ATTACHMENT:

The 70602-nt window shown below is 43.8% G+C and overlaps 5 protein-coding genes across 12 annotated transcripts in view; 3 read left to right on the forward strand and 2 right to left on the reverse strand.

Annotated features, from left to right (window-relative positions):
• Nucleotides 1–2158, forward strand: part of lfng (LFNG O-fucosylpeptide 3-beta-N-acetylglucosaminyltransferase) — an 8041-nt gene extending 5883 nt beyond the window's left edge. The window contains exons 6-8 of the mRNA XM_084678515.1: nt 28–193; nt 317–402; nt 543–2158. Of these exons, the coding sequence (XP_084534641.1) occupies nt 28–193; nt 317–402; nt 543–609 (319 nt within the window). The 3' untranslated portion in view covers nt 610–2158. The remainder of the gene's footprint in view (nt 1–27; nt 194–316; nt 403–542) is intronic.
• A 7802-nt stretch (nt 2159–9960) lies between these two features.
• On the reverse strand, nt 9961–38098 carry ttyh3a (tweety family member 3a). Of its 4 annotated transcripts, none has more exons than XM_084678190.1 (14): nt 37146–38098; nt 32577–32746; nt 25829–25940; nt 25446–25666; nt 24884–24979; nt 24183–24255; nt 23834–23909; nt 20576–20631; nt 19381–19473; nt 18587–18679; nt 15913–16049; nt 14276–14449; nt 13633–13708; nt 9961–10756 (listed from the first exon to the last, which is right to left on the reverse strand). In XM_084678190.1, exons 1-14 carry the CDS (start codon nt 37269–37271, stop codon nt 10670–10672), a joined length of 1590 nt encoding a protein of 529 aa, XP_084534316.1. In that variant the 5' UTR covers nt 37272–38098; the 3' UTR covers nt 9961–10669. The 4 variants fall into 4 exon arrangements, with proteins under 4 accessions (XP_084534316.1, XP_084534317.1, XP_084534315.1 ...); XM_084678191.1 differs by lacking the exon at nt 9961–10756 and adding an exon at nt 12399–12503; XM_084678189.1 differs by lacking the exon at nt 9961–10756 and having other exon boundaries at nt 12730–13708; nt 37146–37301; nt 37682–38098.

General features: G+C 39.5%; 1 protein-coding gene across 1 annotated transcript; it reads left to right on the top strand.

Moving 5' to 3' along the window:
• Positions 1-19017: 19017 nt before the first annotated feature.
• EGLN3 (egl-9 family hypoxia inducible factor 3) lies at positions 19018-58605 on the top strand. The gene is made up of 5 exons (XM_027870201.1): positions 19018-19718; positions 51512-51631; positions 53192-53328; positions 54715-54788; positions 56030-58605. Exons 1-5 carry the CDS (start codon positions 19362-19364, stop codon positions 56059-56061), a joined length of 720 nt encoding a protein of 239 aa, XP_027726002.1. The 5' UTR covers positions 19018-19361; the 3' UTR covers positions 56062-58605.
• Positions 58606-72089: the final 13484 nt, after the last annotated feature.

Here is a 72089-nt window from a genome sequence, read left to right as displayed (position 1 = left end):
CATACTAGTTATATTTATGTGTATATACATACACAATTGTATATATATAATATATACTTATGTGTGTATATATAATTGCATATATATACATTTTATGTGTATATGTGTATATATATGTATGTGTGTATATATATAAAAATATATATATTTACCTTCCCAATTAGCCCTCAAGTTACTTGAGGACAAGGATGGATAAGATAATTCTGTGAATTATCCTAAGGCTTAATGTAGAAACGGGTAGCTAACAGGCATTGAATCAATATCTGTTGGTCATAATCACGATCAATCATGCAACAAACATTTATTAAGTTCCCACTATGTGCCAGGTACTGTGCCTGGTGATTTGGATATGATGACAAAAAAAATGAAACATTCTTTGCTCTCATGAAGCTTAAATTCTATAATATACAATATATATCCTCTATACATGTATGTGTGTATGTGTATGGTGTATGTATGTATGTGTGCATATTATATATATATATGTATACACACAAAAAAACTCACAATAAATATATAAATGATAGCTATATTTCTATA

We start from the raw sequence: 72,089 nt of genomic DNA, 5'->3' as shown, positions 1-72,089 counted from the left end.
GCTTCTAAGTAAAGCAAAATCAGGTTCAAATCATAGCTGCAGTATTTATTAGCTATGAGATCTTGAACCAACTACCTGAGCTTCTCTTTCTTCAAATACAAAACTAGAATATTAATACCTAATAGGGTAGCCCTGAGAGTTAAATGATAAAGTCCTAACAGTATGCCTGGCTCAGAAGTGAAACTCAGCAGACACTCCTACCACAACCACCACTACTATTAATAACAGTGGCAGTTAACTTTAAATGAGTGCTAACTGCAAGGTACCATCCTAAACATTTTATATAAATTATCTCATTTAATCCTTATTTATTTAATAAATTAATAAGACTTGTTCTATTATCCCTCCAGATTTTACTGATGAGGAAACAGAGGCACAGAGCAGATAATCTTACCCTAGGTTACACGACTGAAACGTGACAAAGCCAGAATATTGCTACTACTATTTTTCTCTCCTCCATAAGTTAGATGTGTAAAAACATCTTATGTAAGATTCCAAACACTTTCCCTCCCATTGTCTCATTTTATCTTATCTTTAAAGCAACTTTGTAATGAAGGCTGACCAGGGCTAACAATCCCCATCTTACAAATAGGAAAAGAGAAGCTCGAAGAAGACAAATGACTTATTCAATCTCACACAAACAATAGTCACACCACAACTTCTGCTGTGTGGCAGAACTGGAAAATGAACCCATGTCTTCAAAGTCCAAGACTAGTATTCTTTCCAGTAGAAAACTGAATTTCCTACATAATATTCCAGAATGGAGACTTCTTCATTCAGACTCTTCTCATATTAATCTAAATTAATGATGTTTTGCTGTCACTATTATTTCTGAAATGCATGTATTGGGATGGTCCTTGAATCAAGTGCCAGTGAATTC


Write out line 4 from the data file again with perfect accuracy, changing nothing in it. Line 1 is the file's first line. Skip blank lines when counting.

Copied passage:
• A 7802-nt stretch (nt 2159–9960) lies between these two features.